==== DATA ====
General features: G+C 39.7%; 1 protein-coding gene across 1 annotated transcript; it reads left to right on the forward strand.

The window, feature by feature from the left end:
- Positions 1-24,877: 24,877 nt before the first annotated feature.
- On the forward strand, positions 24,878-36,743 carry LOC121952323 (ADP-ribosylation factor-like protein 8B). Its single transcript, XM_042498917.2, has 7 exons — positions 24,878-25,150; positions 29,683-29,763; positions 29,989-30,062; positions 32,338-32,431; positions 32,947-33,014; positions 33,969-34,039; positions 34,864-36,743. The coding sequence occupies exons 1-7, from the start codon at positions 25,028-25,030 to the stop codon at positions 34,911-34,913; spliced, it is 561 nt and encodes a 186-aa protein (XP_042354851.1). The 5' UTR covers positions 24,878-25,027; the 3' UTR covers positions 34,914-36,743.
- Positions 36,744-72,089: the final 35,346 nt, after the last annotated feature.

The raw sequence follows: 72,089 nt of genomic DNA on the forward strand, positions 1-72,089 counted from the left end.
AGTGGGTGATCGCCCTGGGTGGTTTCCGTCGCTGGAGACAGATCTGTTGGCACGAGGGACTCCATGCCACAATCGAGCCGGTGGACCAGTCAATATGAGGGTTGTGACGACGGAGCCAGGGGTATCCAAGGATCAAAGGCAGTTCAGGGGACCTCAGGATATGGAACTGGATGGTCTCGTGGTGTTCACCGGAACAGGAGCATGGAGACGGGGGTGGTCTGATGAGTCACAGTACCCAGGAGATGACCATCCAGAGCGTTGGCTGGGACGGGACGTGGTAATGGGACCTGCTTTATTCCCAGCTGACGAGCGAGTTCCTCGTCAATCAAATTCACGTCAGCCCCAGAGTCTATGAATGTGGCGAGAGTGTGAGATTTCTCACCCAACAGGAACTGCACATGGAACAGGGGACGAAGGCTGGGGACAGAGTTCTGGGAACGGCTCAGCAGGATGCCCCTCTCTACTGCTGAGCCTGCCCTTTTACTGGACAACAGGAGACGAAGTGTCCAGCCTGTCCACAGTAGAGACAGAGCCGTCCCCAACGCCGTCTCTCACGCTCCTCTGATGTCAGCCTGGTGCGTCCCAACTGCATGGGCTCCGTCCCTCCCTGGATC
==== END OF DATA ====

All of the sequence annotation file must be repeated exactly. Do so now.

General features: G+C 39.7%; 1 protein-coding gene across 1 annotated transcript; it reads left to right on the forward strand.

The window, feature by feature from the left end:
- Positions 1-24,877: 24,877 nt before the first annotated feature.
- On the forward strand, positions 24,878-36,743 carry LOC121952323 (ADP-ribosylation factor-like protein 8B). Its single transcript, XM_042498917.2, has 7 exons — positions 24,878-25,150; positions 29,683-29,763; positions 29,989-30,062; positions 32,338-32,431; positions 32,947-33,014; positions 33,969-34,039; positions 34,864-36,743. The coding sequence occupies exons 1-7, from the start codon at positions 25,028-25,030 to the stop codon at positions 34,911-34,913; spliced, it is 561 nt and encodes a 186-aa protein (XP_042354851.1). The 5' UTR covers positions 24,878-25,027; the 3' UTR covers positions 34,914-36,743.
- Positions 36,744-72,089: the final 35,346 nt, after the last annotated feature.

The raw sequence follows: 72,089 nt of genomic DNA on the forward strand, positions 1-72,089 counted from the left end.
AGTGGGTGATCGCCCTGGGTGGTTTCCGTCGCTGGAGACAGATCTGTTGGCACGAGGGACTCCATGCCACAATCGAGCCGGTGGACCAGTCAATATGAGGGTTGTGACGACGGAGCCAGGGGTATCCAAGGATCAAAGGCAGTTCAGGGGACCTCAGGATATGGAACTGGATGGTCTCGTGGTGTTCACCGGAACAGGAGCATGGAGACGGGGGTGGTCTGATGAGTCACAGTACCCAGGAGATGACCATCCAGAGCGTTGGCTGGGACGGGACGTGGTAATGGGACCTGCTTTATTCCCAGCTGACGAGCGAGTTCCTCGTCAATCAAATTCACGTCAGCCCCAGAGTCTATGAATGTGGCGAGAGTGTGAGATTTCTCACCCAACAGGAACTGCACATGGAACAGGGGACGAAGGCTGGGGACAGAGTTCTGGGAACGGCTCAGCAGGATGCCCCTCTCTACTGCTGAGCCTGCCCTTTTACTGGACAACAGGAGACGAAGTGTCCAGCCTGTCCACAGTAGAGACAGAGCCGTCCCCAACGCCGTCTCTCACGCTCCTCTGATGTCAGCCTGGTGCGTCCCAACTGCATGGGCTCCGTCCCTCCCTGGATC